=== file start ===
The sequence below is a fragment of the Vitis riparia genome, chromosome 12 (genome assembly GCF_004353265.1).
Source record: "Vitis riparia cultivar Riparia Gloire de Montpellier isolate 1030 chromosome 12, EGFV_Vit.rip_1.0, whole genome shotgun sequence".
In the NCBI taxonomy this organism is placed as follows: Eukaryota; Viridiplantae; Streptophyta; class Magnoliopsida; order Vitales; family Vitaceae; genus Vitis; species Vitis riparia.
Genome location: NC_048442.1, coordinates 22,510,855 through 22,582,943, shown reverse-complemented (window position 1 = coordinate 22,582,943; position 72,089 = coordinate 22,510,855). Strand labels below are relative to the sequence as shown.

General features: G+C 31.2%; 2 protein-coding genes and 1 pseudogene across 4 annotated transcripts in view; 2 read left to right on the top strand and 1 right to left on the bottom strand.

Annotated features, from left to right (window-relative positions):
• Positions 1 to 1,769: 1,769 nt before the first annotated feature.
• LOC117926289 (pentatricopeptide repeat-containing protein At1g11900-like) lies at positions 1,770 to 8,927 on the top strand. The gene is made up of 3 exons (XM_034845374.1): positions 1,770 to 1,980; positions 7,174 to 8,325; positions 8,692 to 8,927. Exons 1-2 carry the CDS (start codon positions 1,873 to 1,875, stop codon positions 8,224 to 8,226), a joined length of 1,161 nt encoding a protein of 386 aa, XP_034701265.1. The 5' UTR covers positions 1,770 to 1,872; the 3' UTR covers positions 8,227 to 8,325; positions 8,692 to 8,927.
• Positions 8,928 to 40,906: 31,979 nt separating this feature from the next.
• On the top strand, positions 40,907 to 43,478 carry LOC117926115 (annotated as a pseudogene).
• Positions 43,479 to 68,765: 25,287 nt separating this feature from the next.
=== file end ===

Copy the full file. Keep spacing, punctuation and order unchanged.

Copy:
The sequence below is a fragment of the Vitis riparia genome, chromosome 12 (genome assembly GCF_004353265.1).
Source record: "Vitis riparia cultivar Riparia Gloire de Montpellier isolate 1030 chromosome 12, EGFV_Vit.rip_1.0, whole genome shotgun sequence".
In the NCBI taxonomy this organism is placed as follows: Eukaryota; Viridiplantae; Streptophyta; class Magnoliopsida; order Vitales; family Vitaceae; genus Vitis; species Vitis riparia.
Genome location: NC_048442.1, coordinates 22,510,855 through 22,582,943, shown reverse-complemented (window position 1 = coordinate 22,582,943; position 72,089 = coordinate 22,510,855). Strand labels below are relative to the sequence as shown.

General features: G+C 31.2%; 2 protein-coding genes and 1 pseudogene across 4 annotated transcripts in view; 2 read left to right on the top strand and 1 right to left on the bottom strand.

Annotated features, from left to right (window-relative positions):
• Positions 1 to 1,769: 1,769 nt before the first annotated feature.
• LOC117926289 (pentatricopeptide repeat-containing protein At1g11900-like) lies at positions 1,770 to 8,927 on the top strand. The gene is made up of 3 exons (XM_034845374.1): positions 1,770 to 1,980; positions 7,174 to 8,325; positions 8,692 to 8,927. Exons 1-2 carry the CDS (start codon positions 1,873 to 1,875, stop codon positions 8,224 to 8,226), a joined length of 1,161 nt encoding a protein of 386 aa, XP_034701265.1. The 5' UTR covers positions 1,770 to 1,872; the 3' UTR covers positions 8,227 to 8,325; positions 8,692 to 8,927.
• Positions 8,928 to 40,906: 31,979 nt separating this feature from the next.
• On the top strand, positions 40,907 to 43,478 carry LOC117926115 (annotated as a pseudogene).
• Positions 43,479 to 68,765: 25,287 nt separating this feature from the next.